Here Comes the Sun

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Here Comes the Sun

Affluent customers and a good product mix help tanning equipment retailers weather the economy and seasonal sales

by Mark J. Greenfield

Layoffs, bankruptcies and recession have been staples of the news media lately. Winter has also arrived, signaling a traditionally slow period for many pool and spa dealers. Has the bottom dropped out of the market.AQUA magazine spoke to several dealers to get their take on the state of the market and tactics for keeping business rolling in.

The recession took a temporary bite out of sales, according to Christine Webb, controller for Watson's of Dayton, Ohio. "Immediately after it started, we saw a bit of a slowdown," she says. Fortunately, the slowdown didn't last long. "We had a record month in November. I don't think it's going to be the strongest selling point for home tanning beds, notes Webb. "I think a lot of people like the idea that they don't have to leave home, especially in the winter," she says. "Also, they know it's clean — they don't have to worry about who's been in it."

"I wanted to have top salespeople, and they need to have year-round income," says Bob Davis, president of Lynchburg, Va.-based Aqua Pros Pools & Spas. The company's first store, which opened in 1984, featured a tanning salon, so retailing home tanning equipment seemed like a natural business progression.

While they don't make up a huge portion of the company's sales, tanning beds and other seasonal products do bring customers into the store during winter months. "The tanning beds are definitely supplementing our annual gross," Davis says.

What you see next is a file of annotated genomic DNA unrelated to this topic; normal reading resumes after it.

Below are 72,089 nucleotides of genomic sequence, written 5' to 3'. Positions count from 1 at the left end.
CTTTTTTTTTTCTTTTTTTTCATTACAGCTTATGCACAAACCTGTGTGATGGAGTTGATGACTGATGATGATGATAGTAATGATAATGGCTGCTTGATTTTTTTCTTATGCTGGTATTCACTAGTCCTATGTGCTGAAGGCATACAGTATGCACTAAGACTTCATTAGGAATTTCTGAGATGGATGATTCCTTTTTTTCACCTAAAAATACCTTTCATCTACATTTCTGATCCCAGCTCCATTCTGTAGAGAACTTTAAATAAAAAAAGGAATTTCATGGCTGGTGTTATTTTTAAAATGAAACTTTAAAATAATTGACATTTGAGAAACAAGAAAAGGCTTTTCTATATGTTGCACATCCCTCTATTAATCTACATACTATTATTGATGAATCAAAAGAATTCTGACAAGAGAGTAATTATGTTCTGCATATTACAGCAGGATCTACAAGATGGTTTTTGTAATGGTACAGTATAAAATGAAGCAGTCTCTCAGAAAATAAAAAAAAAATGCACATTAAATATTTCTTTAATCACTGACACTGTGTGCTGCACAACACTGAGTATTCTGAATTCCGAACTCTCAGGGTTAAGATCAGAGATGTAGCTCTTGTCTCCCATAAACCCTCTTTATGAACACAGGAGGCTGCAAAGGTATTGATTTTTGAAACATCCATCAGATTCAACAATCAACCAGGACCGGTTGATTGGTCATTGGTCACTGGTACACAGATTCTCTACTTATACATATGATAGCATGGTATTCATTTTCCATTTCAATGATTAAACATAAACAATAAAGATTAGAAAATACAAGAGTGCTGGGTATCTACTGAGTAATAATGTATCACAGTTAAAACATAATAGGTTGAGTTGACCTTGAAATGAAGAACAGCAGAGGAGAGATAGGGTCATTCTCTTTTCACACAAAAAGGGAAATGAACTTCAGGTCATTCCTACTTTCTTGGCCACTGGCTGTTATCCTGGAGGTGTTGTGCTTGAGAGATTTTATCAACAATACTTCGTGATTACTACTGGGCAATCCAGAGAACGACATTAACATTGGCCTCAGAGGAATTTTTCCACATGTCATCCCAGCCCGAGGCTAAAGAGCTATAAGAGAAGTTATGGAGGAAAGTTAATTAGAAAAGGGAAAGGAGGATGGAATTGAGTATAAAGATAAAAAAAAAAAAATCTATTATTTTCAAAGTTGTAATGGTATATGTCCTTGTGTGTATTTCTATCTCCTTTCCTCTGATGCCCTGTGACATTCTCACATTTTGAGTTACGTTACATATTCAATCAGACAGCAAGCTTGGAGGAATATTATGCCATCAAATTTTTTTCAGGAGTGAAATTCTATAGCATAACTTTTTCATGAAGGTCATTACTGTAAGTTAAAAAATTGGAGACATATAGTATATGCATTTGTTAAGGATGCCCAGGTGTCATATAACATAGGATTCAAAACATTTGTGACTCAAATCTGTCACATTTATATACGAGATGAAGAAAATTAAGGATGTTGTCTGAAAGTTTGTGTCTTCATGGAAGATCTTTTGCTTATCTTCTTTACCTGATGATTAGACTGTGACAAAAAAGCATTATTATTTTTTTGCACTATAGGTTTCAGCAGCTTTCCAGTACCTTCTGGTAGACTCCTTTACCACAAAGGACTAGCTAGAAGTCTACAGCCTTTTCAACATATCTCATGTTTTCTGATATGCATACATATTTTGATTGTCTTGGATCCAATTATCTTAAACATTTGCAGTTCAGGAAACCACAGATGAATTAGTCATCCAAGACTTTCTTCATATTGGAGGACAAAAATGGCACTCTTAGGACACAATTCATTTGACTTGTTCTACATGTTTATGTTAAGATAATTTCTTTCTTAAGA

One reason more dealers are carrying home tanning beds is that many of their existing pool and spa customers are likely prospects.

"It's the kind of thing that goes along with pools and spas," Webb says. "Those people like being outside and like being in the sun."

At the same time, indoor tanning has become very popular — a quick look at your local Yellow Pages will likely reveal a long list of tanning salons.

Convenience is probably the have a whole lot of effect on us — our sales are going to be higher than last year."

Other retailers report steady if not growing sales, too. Why are many in the pool and spa business bucking the economic trend.

"People aren't travelling, let's face it," says John Mosher, owner of Central Iowa Pool & Spa, Des Moines, Iowa. "They're looking for things to do at home. All in all, I don't see the doom and gloom everyone is talking about."


In spite of the economy, winter weather and sunless days, many pool and spa dealers are finding success with product lines which include items such as tanning beds that heat up when the weather turns cold.

Home tanning beds have become popular for both dealers and customers looking to beat the winter blahs.

Residential tanning beds such as this one from ProSun have seen continued sales strength in the recent downturn.

Another reason many pool and spa dealers have seen continued strong sales in spite of the economy is that they focus on upscale clientele. "I think those people that have the money have it in good times and bad," Davis says.

Focusing on that segment of the market also reduces or eliminates the need to compete against big-box retailers with massive advertising budgets.